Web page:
Local media is a financially challenging proposition these days, to be sure. And one way for local reporters to gain prominence, at least here in San Francisco, is to publish a report on homelessness or shoplifting, and then hope for right-wing media to promote the heck out of it, hopefully bringing a temporary mini-boom in advertising dollars. An example is the infamous Walgreens shoplifting tweet from KGO’s Lyanne Melendez, the most liked and retweeted tweet ever mentioning Chesa Boudin, and was picked up by ABC affiliate stations all over the country.
EXCLUSIVE: SF LUXURY CONDOS OVERLOOK CITY'S WORST SQUALOR; ‘I Don’t Want To Be Afraid To Live Here’— Betty Yu (@BettyKPIX) November 7, 2021
Willow St at Van Ness currently has the highest concentration of tents in SF, according to the latest city data.@KPIXtv @LondonBreed @MattHaneySF https://t.co/6c7jkxQmIa pic.twitter.com/Q7mBgQ6Brw
The latest example of the genre is a Saturday report from KPIX entitled “San Francisco Luxury Condos Overlook City’s Worst Squalor.” It’s billed as an “exclusive,” though the story is entirely familiar to anyone who’s lived in San Francisco for any amount of time — there is a luxury residence with unhoused people living on the streets nearby. KPIX does have the detail that the relevant alleyway “Willow Street between Van Ness and Polk currently has the highest concentration of tents in San Francisco, according to the latest city data,” and adds that “It’s all within feet of The Artani, located at 818 Van Ness Avenue, where units have sold for more than $1 million.”
That building currently lists condos starting at $679,000, but surely some units in the building have sold for more than $1 million.
🧨🧨I knew it was a matter of time that’s why I stopped advocating for the #Tenderloin🧨🧨 Hard left outrageous Shenanigans in the TL! finally reached their limit? will Willow slums continue ?? SF Homeless industrial complex Needs to GO❗️ @DailyMailUK https://t.co/gec8EVXtWI— 🎙SanFranciscoDamn™️ Daily Micro Pod (@SFDamnPodcast) November 8, 2021
The story’s been picked up even internationally, in this case by the sensationalist U.K tabloid Daily Mail. Their version describes ”Terrified millionaire residents of luxury San Fran condo building hit out after adjoining alleyway becomes city's BIGGEST homeless encampment,” and very soberly complained of a “massive tent city — occupied by a feces-hurling man and an assortment of other untoward characters,” before launching into an unrelated screed over District Attorney Boudin’s record on prosecuting shoplifters.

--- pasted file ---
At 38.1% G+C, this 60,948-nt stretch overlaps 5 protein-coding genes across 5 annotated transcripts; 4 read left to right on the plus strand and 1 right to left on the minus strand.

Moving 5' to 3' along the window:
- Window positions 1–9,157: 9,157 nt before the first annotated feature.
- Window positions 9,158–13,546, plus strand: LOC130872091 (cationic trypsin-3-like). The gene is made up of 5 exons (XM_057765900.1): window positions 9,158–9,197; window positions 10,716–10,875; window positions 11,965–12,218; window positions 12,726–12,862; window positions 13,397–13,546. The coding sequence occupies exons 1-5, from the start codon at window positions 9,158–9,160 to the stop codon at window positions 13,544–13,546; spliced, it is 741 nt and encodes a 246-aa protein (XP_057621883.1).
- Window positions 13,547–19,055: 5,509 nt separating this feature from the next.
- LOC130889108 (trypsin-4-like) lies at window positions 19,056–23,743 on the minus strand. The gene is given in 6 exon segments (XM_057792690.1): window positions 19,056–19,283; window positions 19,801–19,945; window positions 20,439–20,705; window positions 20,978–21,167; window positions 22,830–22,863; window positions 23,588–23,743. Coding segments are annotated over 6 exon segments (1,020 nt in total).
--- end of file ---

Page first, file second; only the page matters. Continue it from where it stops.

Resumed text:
Life in San Francisco: 'I can’t really reconcile just the fact that this criminal activity is allowed to happen.' https://t.co/hAgdQ494q5— Byron York (@ByronYork) November 7, 2021
Which is obvious catnip for conservatives who are ever-spoiling for a chance to harangue about San Francisco’s alleged moral rot. Widely syndicated conservative columnist Byron York retweeted the KPIX piece to his nearly half a million followers, whole other righties sharing the piece called the landscape “Pelosiland.”
SF LUXURY CONDOS MAKE PEOPLE HOMELESS. RICH PEOPLE UPSET THEY HAVE TO DEAL WITH WORLD THEY CREATE. https://t.co/CJLMzpGjCi— SPOOKY🎃GONE🎃WRONG (@stargonewrong) November 7, 2021
Yet closer to home, the social media response in San Francisco has been more about the framing of the piece. The human suffering of people living on the street is addressed more as a menace, and the article caters more to the concerns about well-heeled homeowners, and that’s drawn a little snark on social media.
This “exclusive” news story, which is something San Franciscans have seen every day going back years, serves as a Rorschach test for one’s feeling on addressing the city’s homlessness crisis. You’ll either think the city is prioritizing the millionaire class over homelessness services, or you’ll think that a so-called homeless-industrial complex is driving the city’s urban decay. It’s not even clear whether those interviewed for the piece live in the Artani, or whether they’re actually millionaires. But the piece succeeded at getting all the reactions it was supposed to, which is why articles like this aren’t exactly one-in-a-million anymore.